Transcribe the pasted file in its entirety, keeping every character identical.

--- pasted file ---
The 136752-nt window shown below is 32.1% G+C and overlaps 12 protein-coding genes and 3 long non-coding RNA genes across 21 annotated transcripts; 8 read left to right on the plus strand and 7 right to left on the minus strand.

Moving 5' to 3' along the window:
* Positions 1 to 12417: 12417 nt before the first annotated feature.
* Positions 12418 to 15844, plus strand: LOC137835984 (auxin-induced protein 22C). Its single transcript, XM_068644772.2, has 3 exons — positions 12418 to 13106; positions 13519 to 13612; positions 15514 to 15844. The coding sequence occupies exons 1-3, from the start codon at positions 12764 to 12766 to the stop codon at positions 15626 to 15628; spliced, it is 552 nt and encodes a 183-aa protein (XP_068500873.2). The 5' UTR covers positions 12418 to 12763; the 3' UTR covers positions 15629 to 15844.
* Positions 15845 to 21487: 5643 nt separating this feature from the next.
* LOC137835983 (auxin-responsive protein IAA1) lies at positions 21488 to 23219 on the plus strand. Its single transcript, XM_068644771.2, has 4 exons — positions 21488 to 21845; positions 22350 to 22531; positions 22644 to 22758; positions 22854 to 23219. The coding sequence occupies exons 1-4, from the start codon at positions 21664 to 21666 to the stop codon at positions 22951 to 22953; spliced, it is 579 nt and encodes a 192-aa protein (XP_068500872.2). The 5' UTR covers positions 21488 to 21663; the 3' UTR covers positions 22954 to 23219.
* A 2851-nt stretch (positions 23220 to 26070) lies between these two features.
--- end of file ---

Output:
The 136752-nt window shown below is 32.1% G+C and overlaps 12 protein-coding genes and 3 long non-coding RNA genes across 21 annotated transcripts; 8 read left to right on the plus strand and 7 right to left on the minus strand.

Moving 5' to 3' along the window:
* Positions 1 to 12417: 12417 nt before the first annotated feature.
* Positions 12418 to 15844, plus strand: LOC137835984 (auxin-induced protein 22C). Its single transcript, XM_068644772.2, has 3 exons — positions 12418 to 13106; positions 13519 to 13612; positions 15514 to 15844. The coding sequence occupies exons 1-3, from the start codon at positions 12764 to 12766 to the stop codon at positions 15626 to 15628; spliced, it is 552 nt and encodes a 183-aa protein (XP_068500873.2). The 5' UTR covers positions 12418 to 12763; the 3' UTR covers positions 15629 to 15844.
* Positions 15845 to 21487: 5643 nt separating this feature from the next.
* LOC137835983 (auxin-responsive protein IAA1) lies at positions 21488 to 23219 on the plus strand. Its single transcript, XM_068644771.2, has 4 exons — positions 21488 to 21845; positions 22350 to 22531; positions 22644 to 22758; positions 22854 to 23219. The coding sequence occupies exons 1-4, from the start codon at positions 21664 to 21666 to the stop codon at positions 22951 to 22953; spliced, it is 579 nt and encodes a 192-aa protein (XP_068500872.2). The 5' UTR covers positions 21488 to 21663; the 3' UTR covers positions 22954 to 23219.
* A 2851-nt stretch (positions 23220 to 26070) lies between these two features.